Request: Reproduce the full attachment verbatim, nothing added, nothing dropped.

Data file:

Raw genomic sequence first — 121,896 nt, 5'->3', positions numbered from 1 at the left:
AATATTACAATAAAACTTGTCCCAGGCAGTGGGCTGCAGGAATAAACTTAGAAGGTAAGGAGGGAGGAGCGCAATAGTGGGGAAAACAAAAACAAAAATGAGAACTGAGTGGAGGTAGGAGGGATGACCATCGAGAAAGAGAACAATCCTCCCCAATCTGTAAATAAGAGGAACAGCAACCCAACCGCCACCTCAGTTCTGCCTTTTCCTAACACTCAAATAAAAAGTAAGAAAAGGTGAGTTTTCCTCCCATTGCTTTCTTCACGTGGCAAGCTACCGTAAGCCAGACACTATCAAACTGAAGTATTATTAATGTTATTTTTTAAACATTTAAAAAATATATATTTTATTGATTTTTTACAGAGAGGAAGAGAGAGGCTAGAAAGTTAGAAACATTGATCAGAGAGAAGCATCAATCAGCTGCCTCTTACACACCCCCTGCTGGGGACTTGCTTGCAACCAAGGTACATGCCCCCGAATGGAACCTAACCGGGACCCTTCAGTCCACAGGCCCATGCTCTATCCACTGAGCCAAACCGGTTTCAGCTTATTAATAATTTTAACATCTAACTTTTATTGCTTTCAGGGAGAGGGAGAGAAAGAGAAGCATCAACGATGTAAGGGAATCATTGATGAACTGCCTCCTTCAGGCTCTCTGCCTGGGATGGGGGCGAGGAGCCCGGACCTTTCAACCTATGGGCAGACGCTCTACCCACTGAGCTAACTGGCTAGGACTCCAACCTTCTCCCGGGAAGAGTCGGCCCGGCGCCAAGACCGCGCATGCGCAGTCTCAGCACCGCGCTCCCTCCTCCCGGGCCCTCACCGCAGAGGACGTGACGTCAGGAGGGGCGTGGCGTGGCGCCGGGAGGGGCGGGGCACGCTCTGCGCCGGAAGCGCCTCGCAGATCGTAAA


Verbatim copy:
Raw genomic sequence first — 121,896 nt, 5'->3', positions numbered from 1 at the left:
AATATTACAATAAAACTTGTCCCAGGCAGTGGGCTGCAGGAATAAACTTAGAAGGTAAGGAGGGAGGAGCGCAATAGTGGGGAAAACAAAAACAAAAATGAGAACTGAGTGGAGGTAGGAGGGATGACCATCGAGAAAGAGAACAATCCTCCCCAATCTGTAAATAAGAGGAACAGCAACCCAACCGCCACCTCAGTTCTGCCTTTTCCTAACACTCAAATAAAAAGTAAGAAAAGGTGAGTTTTCCTCCCATTGCTTTCTTCACGTGGCAAGCTACCGTAAGCCAGACACTATCAAACTGAAGTATTATTAATGTTATTTTTTAAACATTTAAAAAATATATATTTTATTGATTTTTTACAGAGAGGAAGAGAGAGGCTAGAAAGTTAGAAACATTGATCAGAGAGAAGCATCAATCAGCTGCCTCTTACACACCCCCTGCTGGGGACTTGCTTGCAACCAAGGTACATGCCCCCGAATGGAACCTAACCGGGACCCTTCAGTCCACAGGCCCATGCTCTATCCACTGAGCCAAACCGGTTTCAGCTTATTAATAATTTTAACATCTAACTTTTATTGCTTTCAGGGAGAGGGAGAGAAAGAGAAGCATCAACGATGTAAGGGAATCATTGATGAACTGCCTCCTTCAGGCTCTCTGCCTGGGATGGGGGCGAGGAGCCCGGACCTTTCAACCTATGGGCAGACGCTCTACCCACTGAGCTAACTGGCTAGGACTCCAACCTTCTCCCGGGAAGAGTCGGCCCGGCGCCAAGACCGCGCATGCGCAGTCTCAGCACCGCGCTCCCTCCTCCCGGGCCCTCACCGCAGAGGACGTGACGTCAGGAGGGGCGTGGCGTGGCGCCGGGAGGGGCGGGGCACGCTCTGCGCCGGAAGCGCCTCGCAGATCGTAAA